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Adventus Saxonum

(‘Saxon raiders off Beachy Head, southern England 445 AD’ by Robert Sulley[1])

In Britain, the 5th and 6th centuries AD are where things really kick off[2]. The Roman province of Britannia, which encompassed the landmass of modern day England, Wales and parts of Southern Scotland, fell apart in the early 5th century. We go from Romano-Christian civilisation to an age of uncertainty. The central administration collapsed which meant that nothing could be produced, soldiers didn’t get paid and Britain’s defences were wide-open.

It is incredibly difficult to gauge the extent to which the people of Roman Britannia saw themselves as British, Roman or Romano-British. It is also certainly the case that different parts of Britain underwent different degrees of ‘Romanisation’. However, it is safe to say that the breakdown of the provincial government, and the wider collapse of the Western Roman Empire, would have caused many to analyse, and perhaps rethink their identity. Enter: the Anglo-Saxons.

The term Anglo-Saxon is a misnomer for this period. They are only labelled as such in later documentary accounts when identities and kingdoms were more established. At the time of the migrations though, they can be simply viewed as culturally-Germanic migrants who hailed from various tribes and chiefdoms across North-western Europe. Any sense of a shared Anglo-Saxon identity came later, which is perhaps best evidenced by the fact that there were some 7 different ‘Anglo-Saxon’ kingdoms during the 6th and 7th centuries. This is hardly what we might call a unified people, but they all emulated aspects of Germanic culture, and appear archaeologically distinct from what came before. What makes the story interesting at this point is that we now have two broad but distinct identities in Britain: Germanic and Romano-British (or possibly just British?). Whether they got along or not is the subject of another blog post, but suffice it to say that, through a process of either assimilation or expulsion, the Anglo-Saxons came out on top and went on to claim vast territories across Southern Britain. And where did the Anglo-Saxon expansion stop? Far, far west; broadly in the area that came to be known as Wales. And what was the Old English word for foreigner? Wealas.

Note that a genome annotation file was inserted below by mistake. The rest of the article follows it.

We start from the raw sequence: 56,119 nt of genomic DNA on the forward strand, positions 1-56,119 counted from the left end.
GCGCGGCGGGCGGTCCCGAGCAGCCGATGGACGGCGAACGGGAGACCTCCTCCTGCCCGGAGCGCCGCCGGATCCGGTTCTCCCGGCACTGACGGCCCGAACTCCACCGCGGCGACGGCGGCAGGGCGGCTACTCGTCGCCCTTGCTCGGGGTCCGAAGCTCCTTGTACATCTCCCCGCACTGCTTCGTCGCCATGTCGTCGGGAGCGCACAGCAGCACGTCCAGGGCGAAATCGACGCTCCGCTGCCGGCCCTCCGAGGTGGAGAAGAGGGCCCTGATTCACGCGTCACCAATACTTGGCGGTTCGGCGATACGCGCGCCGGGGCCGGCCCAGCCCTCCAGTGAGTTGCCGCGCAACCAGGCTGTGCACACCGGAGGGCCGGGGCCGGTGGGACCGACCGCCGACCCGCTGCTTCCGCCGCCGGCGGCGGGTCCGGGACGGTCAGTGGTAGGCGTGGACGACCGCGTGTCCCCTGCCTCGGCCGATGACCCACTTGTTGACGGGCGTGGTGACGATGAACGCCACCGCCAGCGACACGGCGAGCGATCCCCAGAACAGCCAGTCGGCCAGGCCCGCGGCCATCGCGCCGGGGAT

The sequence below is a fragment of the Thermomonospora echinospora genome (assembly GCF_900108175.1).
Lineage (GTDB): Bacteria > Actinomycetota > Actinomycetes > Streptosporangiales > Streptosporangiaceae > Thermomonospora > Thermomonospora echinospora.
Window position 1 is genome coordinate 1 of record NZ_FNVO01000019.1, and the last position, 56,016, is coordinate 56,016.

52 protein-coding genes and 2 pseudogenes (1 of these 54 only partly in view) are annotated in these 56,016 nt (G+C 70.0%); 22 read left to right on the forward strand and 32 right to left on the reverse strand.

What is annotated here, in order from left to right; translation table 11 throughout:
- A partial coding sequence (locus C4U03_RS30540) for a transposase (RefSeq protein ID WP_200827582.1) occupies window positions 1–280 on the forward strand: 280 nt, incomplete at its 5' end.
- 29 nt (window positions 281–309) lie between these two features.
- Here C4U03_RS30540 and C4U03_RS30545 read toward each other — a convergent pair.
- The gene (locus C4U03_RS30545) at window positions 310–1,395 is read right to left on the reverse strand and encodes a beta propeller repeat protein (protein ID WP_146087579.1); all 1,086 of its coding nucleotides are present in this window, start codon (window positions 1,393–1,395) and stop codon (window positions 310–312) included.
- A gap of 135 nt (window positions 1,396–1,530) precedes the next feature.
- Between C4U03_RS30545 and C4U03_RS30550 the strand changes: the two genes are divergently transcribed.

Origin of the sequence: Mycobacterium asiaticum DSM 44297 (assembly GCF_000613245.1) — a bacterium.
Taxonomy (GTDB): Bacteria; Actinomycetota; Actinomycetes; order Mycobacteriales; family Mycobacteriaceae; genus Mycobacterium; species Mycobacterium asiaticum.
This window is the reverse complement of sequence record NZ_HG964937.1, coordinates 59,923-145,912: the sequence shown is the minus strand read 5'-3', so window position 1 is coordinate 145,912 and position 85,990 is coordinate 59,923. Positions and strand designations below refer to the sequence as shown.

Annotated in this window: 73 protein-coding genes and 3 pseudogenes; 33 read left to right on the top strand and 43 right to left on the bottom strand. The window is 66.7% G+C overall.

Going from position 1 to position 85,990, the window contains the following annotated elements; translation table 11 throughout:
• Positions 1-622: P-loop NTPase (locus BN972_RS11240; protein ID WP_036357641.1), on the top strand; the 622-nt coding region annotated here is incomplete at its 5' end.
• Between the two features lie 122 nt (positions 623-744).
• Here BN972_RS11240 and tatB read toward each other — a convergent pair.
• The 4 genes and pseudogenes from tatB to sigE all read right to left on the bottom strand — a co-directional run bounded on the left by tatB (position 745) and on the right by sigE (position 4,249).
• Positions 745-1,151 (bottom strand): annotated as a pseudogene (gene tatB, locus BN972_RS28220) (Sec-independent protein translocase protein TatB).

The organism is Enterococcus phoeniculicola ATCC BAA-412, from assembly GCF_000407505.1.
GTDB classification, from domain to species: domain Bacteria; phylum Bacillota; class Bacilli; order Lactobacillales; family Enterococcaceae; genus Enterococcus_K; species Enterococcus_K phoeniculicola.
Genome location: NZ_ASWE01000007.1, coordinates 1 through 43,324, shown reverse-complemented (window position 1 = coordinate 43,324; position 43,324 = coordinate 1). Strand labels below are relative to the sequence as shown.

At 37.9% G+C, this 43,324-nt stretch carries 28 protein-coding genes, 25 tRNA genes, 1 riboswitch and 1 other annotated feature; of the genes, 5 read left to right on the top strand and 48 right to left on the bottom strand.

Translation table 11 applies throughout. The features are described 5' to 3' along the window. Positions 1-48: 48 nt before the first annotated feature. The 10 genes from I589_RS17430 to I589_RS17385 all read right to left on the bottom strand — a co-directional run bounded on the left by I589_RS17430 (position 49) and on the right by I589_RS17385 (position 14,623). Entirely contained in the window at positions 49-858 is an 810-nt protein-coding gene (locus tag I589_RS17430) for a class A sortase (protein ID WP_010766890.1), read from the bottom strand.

So now you see just how important the 5th and 6th centuries were for informing who we are today. Whether you consider yourself interested in the past of not, about 1500 years ago events were happening which would go on to influence your very sense of identity. If the Dark Ages hadn’t happened, we might have never had the concepts of English or Welsh. The course of history would have been completely different.

Studying the origins of modern European states? Yeah, I can get excited about that.

[1] Courtesy of ‘England and English History’ [Accessed online at http://www. englandandenglishhistory.com/anglo-saxon-history/adventus-saxonum-449-ad-the-coming-of-the-englisc].

[2] Please see http://www.youtube.com/watch?v=StpbhwYtkF4 for a suitable metaphor.